Josiah Wedgwood was a famous manufacturer of porcelain and earthenware. While many of his earlier works prior to 1781 may be unmarked, Josiah was the first potter of note to mark his wares with his own name, at a time when other potters were using easily forged marks such as the Sevres double L mark, the Meissen crossed swords mark, or the Chelsea Potteries anchor Mark.
The Wedgwood marks have gone through several iterations over the years, as the company struck up partnership deals, relocated its production sites, and when the introduction of new trade laws were implemented. It should be noted however, that if the term “& CO” is present, this product is not part of the Wedgwood Collection. These products are in fact part of the 1790-1801 Enoch Wedgwood collections or part of the Knottingley Pottery collection.
1759-1769 Wedgwood Mark
Starting in 1759 and up until 1769. Josiah began marking his wears with impressions made by using movable type printers. Earlier variations had each letter individually impressed, resulting in misplaced or uneven layouts. As he improved his technique, the impression mark took on a curved appearance.
Josiah and his cousin, Thomas Wedgwood, went into partnerships with one another in 1769 to produce a collection of useful wares. This mark was made using a slug to create the impression, and would be reused in 1781. Where it can be found on both useful and decorative pieces alike.
1769-1781 Wedgwood and Bentley
In 1769 Josiah Wedgwood started producing decorative wares in partnership with his good friend Thomas Bentley. These wares would have one of the three circular marks shown here. The marks were either impressed or raised from the body, with the impressed versions being the rarest form of these marks.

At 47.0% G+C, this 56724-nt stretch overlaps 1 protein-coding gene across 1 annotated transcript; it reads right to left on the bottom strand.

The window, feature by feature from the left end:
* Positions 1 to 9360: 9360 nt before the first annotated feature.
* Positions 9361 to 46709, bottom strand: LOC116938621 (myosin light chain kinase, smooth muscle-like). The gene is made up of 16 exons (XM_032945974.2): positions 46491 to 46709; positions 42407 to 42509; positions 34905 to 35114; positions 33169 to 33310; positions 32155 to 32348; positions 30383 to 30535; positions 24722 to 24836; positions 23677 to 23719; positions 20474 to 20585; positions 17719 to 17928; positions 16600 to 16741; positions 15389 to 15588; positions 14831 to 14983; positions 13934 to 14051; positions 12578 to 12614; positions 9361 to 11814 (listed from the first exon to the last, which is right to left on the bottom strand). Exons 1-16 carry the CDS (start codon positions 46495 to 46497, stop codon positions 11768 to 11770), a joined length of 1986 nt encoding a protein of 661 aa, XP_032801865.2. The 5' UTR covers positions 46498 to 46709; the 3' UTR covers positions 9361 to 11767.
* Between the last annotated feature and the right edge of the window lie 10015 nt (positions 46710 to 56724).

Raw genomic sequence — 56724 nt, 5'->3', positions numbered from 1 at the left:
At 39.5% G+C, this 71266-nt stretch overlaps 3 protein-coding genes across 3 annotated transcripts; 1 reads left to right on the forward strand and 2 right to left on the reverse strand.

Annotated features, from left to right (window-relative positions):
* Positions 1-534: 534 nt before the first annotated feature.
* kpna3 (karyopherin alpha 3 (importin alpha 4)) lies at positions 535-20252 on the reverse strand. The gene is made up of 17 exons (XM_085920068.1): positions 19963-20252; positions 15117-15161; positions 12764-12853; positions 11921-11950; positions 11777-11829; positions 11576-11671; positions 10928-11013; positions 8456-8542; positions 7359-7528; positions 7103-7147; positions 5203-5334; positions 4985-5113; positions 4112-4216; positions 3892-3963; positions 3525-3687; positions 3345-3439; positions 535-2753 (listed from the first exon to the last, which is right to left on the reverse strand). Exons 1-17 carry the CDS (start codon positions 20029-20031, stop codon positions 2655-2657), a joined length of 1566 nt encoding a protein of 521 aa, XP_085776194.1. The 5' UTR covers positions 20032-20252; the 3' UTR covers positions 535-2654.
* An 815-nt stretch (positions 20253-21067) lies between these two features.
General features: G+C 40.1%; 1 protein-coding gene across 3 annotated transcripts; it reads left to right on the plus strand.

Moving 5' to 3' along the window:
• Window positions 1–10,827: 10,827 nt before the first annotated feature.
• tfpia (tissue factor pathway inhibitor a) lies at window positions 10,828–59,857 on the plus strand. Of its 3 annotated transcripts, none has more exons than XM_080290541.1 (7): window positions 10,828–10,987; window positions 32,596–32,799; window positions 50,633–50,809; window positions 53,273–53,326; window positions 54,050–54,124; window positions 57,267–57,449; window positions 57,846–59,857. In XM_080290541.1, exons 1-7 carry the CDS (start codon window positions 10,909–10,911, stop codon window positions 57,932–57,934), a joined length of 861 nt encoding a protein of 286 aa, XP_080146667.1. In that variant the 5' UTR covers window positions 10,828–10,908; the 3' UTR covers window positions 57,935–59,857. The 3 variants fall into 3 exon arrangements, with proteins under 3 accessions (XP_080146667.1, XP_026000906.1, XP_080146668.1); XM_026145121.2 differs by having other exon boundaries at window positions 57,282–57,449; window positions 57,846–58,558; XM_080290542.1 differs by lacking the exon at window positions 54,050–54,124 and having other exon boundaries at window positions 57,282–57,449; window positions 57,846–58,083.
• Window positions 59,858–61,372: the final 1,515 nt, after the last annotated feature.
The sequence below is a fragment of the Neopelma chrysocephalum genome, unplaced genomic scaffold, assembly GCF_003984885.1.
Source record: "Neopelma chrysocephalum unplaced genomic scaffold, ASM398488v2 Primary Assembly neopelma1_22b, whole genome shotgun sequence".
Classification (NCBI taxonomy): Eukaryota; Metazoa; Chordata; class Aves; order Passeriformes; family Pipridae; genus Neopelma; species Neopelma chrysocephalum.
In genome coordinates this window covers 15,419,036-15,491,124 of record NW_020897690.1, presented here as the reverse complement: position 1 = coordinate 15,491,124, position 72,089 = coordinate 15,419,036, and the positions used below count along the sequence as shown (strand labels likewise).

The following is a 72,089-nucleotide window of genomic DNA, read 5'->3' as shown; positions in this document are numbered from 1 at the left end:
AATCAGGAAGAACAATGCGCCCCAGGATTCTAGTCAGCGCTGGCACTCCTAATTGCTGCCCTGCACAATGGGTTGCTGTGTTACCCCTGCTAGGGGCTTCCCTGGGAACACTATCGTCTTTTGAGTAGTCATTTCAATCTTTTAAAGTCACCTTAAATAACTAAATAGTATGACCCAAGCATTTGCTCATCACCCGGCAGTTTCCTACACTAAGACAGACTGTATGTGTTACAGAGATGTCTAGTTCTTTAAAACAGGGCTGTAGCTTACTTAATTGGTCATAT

An extremely rare mark that was used on ornamental wares that were produced between 1769 and 1780.
Found on smaller seals, cameos and intaglios. These marks were the more simplistic marks that were impressed on decorative pieces produced during the Wedgwood and Bentley partnership.
The Wedgwood & Bentley catalog number for a piece may have also been impressed on some wears, as indicated by the number 356.
1781 Wedgwood Mark
Following the death of Josiah’s business partner Thomas Bentley in 1781. The mark used on their decorative collections would be changed to the same as their useful wares collections. They would introduce all lower case, both upper and lower case, as well as the all upper case impressions. These marks will remain in use for a short time following Josiah death in 1795.
1790 Wedgwood & Sons
1805 Josiah Wedgwood
This mark came about by an apparent change in the company or a new partnership. 1805, may be the date that the design was first registered, and may have either 2nd Feb or Feb 2 included in the date stamp.
1812 Bone China and Porcelain
1840 Wedgwood Etruria
1878 Wedgwood Vase
Early designs of this mark did not include the three stars located underneath the vase. After 1900 the three stars were included in the design. These marks can be found in various colors including red, blue and gold.
1891 McKinley Customs Administrative Act
Following the introduction of new U.S. customs regulations in 1891. All existing Wedgwood marks that were still in use. Were updated to include either “England” or “Made In England” as part of their designs.
1940 and Onwards Wedgwood Circular Mark
1962 and Onwards Wedgwood Vase Mark
1998 To Date
The Wedgwood Standard Impressed Year Marks
All Wedgwood wares include the three letter code that indicates its year of production. Below is a table that indicates which year each letter represents.
The impressed letters first appear in 1860 starting at the letter ‘O’
These letters are reused between 1886 to 1897, with “ENGLAND” appearing besides the letters starting in 1891.